When I was  a child, Suzuki, sold mostly SUVs, but here and there the company did sell cars; not many, though, as Suzuki was (and is) mostly known for producting cheap runabout, durable vehicles like the Sidekick/Vitara and the Samurai.  The firm also produced cars, too, and unfortunately those are mostly forgotten--and seldom seen.

In the 1990s, the Swift 3 door and 4 door held down the minicompact spot in the lineup (as well as being cloned into the Geo Metro), and the later on, and Esteem was added. That little car was replaced by the Aerio sedan and hatchback. Fast forward to 2007 and the Suzuki car lineup had been dwindled to one--enter the SX4. It came (like the Aerio) as a four-door sedan, and a five-door hatchback/SUV with available AWD for snow climates and wet roads. All the while, Suzuki still gave the US its Vitara SUV as well.

But, dealer networking (and the GM empire) was not kind to Suzuki. Dwindling sales figures and sparse availablity hindered the automakers chances even more; but the struggling Japanese firm wasn't ready to bow out of the United States just yet. They wanted to prove that building a midsize car wasn't completely out of their Forte. (Sorry, Kia).

The Kizashi came out in the fall of 2009 as a 2010 model, and from the start, sales were slow; unfortunately the cause for slow sales is the result of a variety of factors. Due to slow sales projections, Suzuki's dealer network was already compromised as it is, and during the later part of the 2000s, GM was in turmoil. The company treated Suzuki as a has-ran, and as a result, Suzuki didn't have the budget it needed to run successful ad campaigns. This, combined with an ever-shrinking dealer network could only mean one thing.

Add to this mess, the vehicle wasn't quite midsize, and it wasn't quite compact either. That spells success, if the market is indeed a European country. However, Americans wouldn't buy into this new category, much less so at a price that was deemed "too high" from the getgo.  For $18,999 ("NEW MIDSIZE SEDAN STARTING UNDER $19,000" was the headline that was fixed to full-page ads for these), consumers could enter the cabin of a base model, but options pushed the price closer to $28,000. Not exactly the kind of cash consumers were willing to part with for a brand not very many people know about.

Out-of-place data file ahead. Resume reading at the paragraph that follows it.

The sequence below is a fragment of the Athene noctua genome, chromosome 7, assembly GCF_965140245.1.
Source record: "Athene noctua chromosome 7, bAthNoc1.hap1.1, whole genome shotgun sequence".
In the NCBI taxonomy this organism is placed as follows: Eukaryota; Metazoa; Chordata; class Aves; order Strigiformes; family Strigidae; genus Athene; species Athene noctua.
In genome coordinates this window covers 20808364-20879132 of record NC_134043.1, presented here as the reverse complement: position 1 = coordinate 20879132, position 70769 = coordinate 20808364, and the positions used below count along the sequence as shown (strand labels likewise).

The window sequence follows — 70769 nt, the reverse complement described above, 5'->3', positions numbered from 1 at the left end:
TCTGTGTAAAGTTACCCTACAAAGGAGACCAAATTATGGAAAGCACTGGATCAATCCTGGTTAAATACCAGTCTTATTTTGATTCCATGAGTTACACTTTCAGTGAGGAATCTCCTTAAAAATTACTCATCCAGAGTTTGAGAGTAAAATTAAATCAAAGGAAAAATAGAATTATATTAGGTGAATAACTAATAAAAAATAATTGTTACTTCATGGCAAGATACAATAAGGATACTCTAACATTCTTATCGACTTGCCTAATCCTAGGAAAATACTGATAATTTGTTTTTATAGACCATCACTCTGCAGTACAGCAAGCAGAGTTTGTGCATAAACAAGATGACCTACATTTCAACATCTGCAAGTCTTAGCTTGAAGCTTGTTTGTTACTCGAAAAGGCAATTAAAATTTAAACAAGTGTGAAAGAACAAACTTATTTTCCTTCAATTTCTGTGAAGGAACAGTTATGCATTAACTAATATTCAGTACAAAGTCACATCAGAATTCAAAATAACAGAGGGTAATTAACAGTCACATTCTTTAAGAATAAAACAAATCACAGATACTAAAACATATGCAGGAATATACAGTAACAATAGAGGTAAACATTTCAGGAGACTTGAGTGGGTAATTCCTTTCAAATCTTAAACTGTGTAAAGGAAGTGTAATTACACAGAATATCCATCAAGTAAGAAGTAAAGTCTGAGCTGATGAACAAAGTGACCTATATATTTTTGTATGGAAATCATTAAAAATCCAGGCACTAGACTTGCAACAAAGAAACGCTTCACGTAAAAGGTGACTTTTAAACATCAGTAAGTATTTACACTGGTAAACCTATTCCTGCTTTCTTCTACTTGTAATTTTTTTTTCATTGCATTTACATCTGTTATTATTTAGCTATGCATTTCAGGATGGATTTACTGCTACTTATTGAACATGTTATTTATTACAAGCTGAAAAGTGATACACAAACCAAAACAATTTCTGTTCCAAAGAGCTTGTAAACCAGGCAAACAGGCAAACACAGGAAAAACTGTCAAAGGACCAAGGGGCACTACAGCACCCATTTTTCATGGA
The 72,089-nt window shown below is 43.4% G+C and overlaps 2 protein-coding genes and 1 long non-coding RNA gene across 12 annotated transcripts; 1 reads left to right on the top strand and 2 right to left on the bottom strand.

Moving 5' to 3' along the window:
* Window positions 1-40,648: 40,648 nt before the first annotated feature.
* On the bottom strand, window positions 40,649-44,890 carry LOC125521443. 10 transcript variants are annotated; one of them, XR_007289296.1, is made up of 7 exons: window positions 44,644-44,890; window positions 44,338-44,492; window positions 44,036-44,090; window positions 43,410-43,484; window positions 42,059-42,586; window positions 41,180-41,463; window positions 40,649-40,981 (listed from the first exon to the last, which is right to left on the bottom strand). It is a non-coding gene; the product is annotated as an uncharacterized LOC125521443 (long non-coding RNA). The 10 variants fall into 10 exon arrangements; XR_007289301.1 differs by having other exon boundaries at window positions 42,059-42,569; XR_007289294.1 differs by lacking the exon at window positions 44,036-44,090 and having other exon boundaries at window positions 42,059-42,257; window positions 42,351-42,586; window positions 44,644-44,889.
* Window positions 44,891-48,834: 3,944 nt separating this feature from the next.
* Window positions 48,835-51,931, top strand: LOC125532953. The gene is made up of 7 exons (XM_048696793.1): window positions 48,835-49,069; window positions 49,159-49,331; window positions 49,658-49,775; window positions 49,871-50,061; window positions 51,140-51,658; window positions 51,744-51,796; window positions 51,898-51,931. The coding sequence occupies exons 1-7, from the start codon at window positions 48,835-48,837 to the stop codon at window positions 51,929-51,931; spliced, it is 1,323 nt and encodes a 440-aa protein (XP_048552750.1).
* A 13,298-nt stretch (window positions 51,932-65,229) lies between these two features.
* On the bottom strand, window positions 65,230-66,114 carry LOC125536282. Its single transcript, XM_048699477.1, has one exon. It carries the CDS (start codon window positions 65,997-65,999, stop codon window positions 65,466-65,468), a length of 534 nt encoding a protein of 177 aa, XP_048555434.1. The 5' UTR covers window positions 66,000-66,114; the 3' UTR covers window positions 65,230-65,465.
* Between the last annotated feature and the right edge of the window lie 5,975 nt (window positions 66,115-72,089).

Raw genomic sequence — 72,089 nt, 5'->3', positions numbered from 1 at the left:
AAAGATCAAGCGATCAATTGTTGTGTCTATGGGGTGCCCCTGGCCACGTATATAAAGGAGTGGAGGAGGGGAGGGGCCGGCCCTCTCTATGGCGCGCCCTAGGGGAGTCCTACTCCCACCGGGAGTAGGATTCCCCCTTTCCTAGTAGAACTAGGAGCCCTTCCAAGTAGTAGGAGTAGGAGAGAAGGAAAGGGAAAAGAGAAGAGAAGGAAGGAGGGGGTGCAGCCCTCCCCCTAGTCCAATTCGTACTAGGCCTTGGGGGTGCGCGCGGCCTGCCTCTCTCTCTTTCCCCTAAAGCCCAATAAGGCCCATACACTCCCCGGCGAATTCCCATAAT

Besides having a crap dealer network, and the peculiar sizing of the vehicle, the amenities weren't bad; sure, it lacked a V6, but the Kizashi had something many non-premium sedans lacked: all wheel drive. This means that in wintry climates, the car is the go-to family sedan for families on a budget.  I only see the top-spec models out driving, but I have seen one base model with hubcaps. I wonder if that model had the six-speed stick?

Moot point, because the only base model I saw was given a nice facelift courtesy of a row of plastic newspaper boxes. Sadly, the Kizashi name fits both that particular car, and the whole Kizashi lineup in general; according to Wikipedia, the name "kizashi" translates to either "sign of things to come" or "omen". Truth be told, the Kizashi was a sign of things to come--just not for the US market. The name also fits as "omen" because, due to slow sales, this marked Suzuki's last real endeavor into the US car market.